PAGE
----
Beware new HMRC rules
If an organisation has entered into a new or amended cash allowance or salary sacrifice agreement since April 2017, they will need to report such BIK on form P11d due to sal-sac and cash-for-car mechanisms coming under HMRC’s new Optional Remuneration Arrangements (OpRAs) rules. With the exception of cars emitting 75g/km CO2 or less, tax is applied to the BIK value of or the cash sacrificed in lieu of a car, and to cash-for-car agreements, whichever is greater.
As tax director Nigel Morris explained to Business Motoring17, “this is a potentially a very significant change. The new rules will negate the income tax and NIC advantages that can exist where some BIKs are subject to tax and NIC on an amount that is less than the salary sacrificed or foregone.”
HMRC has also recently clarified that a car, its servicing and maintenance and its insurance can be classed as separate and distinct benefits.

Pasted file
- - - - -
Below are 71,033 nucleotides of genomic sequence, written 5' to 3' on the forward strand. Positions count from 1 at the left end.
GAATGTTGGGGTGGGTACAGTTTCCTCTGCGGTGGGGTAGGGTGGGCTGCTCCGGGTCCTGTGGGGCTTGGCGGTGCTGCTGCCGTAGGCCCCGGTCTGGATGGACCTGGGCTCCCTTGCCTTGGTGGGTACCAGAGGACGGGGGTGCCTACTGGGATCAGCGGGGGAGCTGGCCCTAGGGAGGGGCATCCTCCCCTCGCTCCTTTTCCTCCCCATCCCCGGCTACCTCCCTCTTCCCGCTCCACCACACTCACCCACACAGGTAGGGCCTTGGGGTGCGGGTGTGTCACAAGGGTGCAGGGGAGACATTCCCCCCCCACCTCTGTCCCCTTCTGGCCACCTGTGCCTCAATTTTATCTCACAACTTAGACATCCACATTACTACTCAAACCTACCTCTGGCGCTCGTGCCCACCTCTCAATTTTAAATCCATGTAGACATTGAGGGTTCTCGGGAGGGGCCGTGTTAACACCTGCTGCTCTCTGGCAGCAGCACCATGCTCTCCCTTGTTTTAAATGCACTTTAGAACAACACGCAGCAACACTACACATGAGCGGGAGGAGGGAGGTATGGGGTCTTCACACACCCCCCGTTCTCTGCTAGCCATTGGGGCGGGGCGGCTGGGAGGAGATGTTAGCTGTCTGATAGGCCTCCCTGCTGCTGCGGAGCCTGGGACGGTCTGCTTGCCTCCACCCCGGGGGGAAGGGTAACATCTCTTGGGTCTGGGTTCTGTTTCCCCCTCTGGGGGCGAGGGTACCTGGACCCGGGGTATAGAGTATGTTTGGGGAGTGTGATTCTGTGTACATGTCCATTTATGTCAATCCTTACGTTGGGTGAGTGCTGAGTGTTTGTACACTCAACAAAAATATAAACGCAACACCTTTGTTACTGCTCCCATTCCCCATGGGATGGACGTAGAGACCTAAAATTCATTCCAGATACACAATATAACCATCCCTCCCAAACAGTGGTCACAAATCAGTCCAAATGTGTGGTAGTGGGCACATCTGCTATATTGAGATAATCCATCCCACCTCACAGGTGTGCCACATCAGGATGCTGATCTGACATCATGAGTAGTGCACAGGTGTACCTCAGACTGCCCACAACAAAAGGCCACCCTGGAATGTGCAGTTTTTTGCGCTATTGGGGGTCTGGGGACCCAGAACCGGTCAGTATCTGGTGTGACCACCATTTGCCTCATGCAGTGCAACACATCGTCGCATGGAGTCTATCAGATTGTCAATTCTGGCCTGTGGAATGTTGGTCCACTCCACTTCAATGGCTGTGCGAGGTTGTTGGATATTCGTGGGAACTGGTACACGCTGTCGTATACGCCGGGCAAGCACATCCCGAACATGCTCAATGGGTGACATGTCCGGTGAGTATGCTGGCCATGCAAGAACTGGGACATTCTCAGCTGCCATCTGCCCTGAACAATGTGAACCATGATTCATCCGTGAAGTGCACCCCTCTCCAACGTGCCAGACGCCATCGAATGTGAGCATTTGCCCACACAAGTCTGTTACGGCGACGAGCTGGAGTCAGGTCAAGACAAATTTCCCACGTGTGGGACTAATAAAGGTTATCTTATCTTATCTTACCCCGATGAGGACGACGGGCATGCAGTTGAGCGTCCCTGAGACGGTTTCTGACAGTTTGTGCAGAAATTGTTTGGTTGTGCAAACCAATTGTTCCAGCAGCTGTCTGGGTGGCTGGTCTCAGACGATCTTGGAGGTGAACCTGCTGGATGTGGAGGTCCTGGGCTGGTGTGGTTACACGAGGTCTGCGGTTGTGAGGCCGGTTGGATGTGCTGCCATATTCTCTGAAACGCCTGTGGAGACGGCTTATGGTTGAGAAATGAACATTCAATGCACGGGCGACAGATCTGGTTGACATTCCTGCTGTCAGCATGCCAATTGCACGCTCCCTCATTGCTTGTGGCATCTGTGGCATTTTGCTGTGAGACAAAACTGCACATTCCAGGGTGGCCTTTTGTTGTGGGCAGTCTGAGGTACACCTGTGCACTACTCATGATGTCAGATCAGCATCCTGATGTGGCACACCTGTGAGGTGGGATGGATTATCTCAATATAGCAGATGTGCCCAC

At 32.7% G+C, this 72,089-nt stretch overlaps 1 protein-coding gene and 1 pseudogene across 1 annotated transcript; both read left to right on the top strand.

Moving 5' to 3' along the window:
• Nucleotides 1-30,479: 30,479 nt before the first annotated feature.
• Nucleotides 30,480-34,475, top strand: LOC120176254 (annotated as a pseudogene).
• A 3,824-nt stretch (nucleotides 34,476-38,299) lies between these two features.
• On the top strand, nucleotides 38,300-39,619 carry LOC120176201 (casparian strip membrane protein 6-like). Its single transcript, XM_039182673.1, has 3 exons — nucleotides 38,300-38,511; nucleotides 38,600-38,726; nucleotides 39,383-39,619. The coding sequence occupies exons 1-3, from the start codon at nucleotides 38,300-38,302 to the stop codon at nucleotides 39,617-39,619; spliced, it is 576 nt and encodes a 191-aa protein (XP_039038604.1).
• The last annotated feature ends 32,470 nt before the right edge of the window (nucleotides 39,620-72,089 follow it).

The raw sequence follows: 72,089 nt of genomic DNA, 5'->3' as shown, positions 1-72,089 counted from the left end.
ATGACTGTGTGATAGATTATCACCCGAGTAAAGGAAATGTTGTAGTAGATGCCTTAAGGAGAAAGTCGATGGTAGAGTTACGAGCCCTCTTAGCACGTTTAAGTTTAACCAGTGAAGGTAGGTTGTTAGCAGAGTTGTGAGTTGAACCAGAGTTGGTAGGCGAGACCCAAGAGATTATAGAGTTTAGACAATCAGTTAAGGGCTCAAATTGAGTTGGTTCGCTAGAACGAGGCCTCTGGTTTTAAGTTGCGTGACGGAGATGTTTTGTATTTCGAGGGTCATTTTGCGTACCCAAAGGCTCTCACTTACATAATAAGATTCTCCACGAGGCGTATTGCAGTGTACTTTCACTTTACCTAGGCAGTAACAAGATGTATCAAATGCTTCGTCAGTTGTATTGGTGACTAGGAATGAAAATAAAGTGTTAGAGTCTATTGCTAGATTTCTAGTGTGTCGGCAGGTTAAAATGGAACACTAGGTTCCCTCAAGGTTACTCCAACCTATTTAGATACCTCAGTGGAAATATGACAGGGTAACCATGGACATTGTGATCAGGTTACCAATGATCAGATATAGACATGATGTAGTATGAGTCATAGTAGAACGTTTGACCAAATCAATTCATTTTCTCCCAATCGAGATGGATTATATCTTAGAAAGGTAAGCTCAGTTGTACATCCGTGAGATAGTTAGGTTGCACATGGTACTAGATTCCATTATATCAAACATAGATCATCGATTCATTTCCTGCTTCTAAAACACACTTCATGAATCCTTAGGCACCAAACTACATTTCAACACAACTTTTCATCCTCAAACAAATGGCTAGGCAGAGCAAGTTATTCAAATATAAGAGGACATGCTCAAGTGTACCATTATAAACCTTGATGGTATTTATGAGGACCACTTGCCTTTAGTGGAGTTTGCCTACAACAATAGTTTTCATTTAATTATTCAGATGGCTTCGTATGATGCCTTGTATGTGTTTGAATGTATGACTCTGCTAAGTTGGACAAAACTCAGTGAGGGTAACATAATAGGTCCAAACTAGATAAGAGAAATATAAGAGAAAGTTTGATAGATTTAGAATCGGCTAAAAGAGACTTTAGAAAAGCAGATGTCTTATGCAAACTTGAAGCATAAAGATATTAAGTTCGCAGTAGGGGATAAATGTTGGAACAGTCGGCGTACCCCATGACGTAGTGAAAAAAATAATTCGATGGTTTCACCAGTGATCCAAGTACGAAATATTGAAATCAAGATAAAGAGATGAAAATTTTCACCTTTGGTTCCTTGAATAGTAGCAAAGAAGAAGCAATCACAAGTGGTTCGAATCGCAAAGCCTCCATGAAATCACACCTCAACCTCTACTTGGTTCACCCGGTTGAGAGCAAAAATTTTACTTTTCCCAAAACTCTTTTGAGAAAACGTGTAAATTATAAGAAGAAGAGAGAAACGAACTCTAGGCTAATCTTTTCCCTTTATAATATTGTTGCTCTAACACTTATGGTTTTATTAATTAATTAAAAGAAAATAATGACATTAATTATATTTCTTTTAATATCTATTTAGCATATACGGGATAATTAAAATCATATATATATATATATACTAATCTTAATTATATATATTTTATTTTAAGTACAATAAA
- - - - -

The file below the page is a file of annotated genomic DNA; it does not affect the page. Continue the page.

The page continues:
Organisations are essentially encouraged to compare whether the salary sacrifice relating to the car itself or its normal BIK calculation will work out higher, which will determine the taxable benefit value and subsequent Class 1A NIC. They may have to update existing P11D records and financial systems to be able to make this analysis accurately.
Vehicle Consulting encourages all fleet decision-makers from SMEs to larger organisations to contact our account managers for a no obligation chat to discuss the pros and cons of traditional company cars, cash allowances and other alternative schemes.
3, 14. https://maxxia.co.uk/blog/company-car-tax-increase/
10, 12. https://www.fleetnews.co.uk/news/fleet-industry-news/2018/08/06/cash-takers-fuel-pch-growth
11, 14. https://www.fleetnews.co.uk/blog/tax-uncertainty-is-killing-company-cars